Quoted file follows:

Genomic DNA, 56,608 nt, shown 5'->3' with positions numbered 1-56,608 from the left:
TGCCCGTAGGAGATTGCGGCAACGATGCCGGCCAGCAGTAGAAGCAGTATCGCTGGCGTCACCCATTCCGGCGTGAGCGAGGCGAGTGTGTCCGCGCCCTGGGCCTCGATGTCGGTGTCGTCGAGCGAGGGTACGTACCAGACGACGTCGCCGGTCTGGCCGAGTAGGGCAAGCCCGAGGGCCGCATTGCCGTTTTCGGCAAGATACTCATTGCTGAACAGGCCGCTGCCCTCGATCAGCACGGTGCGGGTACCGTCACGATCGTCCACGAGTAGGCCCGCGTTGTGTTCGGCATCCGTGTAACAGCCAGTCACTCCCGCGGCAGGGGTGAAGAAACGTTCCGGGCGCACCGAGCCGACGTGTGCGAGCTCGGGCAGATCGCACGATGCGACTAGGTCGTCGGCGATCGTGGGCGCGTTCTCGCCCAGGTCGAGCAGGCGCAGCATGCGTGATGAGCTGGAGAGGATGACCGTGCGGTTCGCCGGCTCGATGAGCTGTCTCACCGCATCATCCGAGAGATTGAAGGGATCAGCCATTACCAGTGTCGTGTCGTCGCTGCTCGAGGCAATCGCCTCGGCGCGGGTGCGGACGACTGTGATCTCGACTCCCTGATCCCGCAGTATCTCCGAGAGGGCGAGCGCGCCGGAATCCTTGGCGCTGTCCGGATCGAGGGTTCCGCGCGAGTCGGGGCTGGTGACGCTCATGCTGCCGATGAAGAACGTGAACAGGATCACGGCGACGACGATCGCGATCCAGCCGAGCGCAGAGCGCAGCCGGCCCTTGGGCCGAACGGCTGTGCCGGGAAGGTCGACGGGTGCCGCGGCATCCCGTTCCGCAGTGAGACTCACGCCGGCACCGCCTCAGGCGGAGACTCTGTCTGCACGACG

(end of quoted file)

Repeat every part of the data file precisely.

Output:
Genomic DNA, 56,608 nt, shown 5'->3' with positions numbered 1-56,608 from the left:
TGCCCGTAGGAGATTGCGGCAACGATGCCGGCCAGCAGTAGAAGCAGTATCGCTGGCGTCACCCATTCCGGCGTGAGCGAGGCGAGTGTGTCCGCGCCCTGGGCCTCGATGTCGGTGTCGTCGAGCGAGGGTACGTACCAGACGACGTCGCCGGTCTGGCCGAGTAGGGCAAGCCCGAGGGCCGCATTGCCGTTTTCGGCAAGATACTCATTGCTGAACAGGCCGCTGCCCTCGATCAGCACGGTGCGGGTACCGTCACGATCGTCCACGAGTAGGCCCGCGTTGTGTTCGGCATCCGTGTAACAGCCAGTCACTCCCGCGGCAGGGGTGAAGAAACGTTCCGGGCGCACCGAGCCGACGTGTGCGAGCTCGGGCAGATCGCACGATGCGACTAGGTCGTCGGCGATCGTGGGCGCGTTCTCGCCCAGGTCGAGCAGGCGCAGCATGCGTGATGAGCTGGAGAGGATGACCGTGCGGTTCGCCGGCTCGATGAGCTGTCTCACCGCATCATCCGAGAGATTGAAGGGATCAGCCATTACCAGTGTCGTGTCGTCGCTGCTCGAGGCAATCGCCTCGGCGCGGGTGCGGACGACTGTGATCTCGACTCCCTGATCCCGCAGTATCTCCGAGAGGGCGAGCGCGCCGGAATCCTTGGCGCTGTCCGGATCGAGGGTTCCGCGCGAGTCGGGGCTGGTGACGCTCATGCTGCCGATGAAGAACGTGAACAGGATCACGGCGACGACGATCGCGATCCAGCCGAGCGCAGAGCGCAGCCGGCCCTTGGGCCGAACGGCTGTGCCGGGAAGGTCGACGGGTGCCGCGGCATCCCGTTCCGCAGTGAGACTCACGCCGGCACCGCCTCAGGCGGAGACTCTGTCTGCACGACG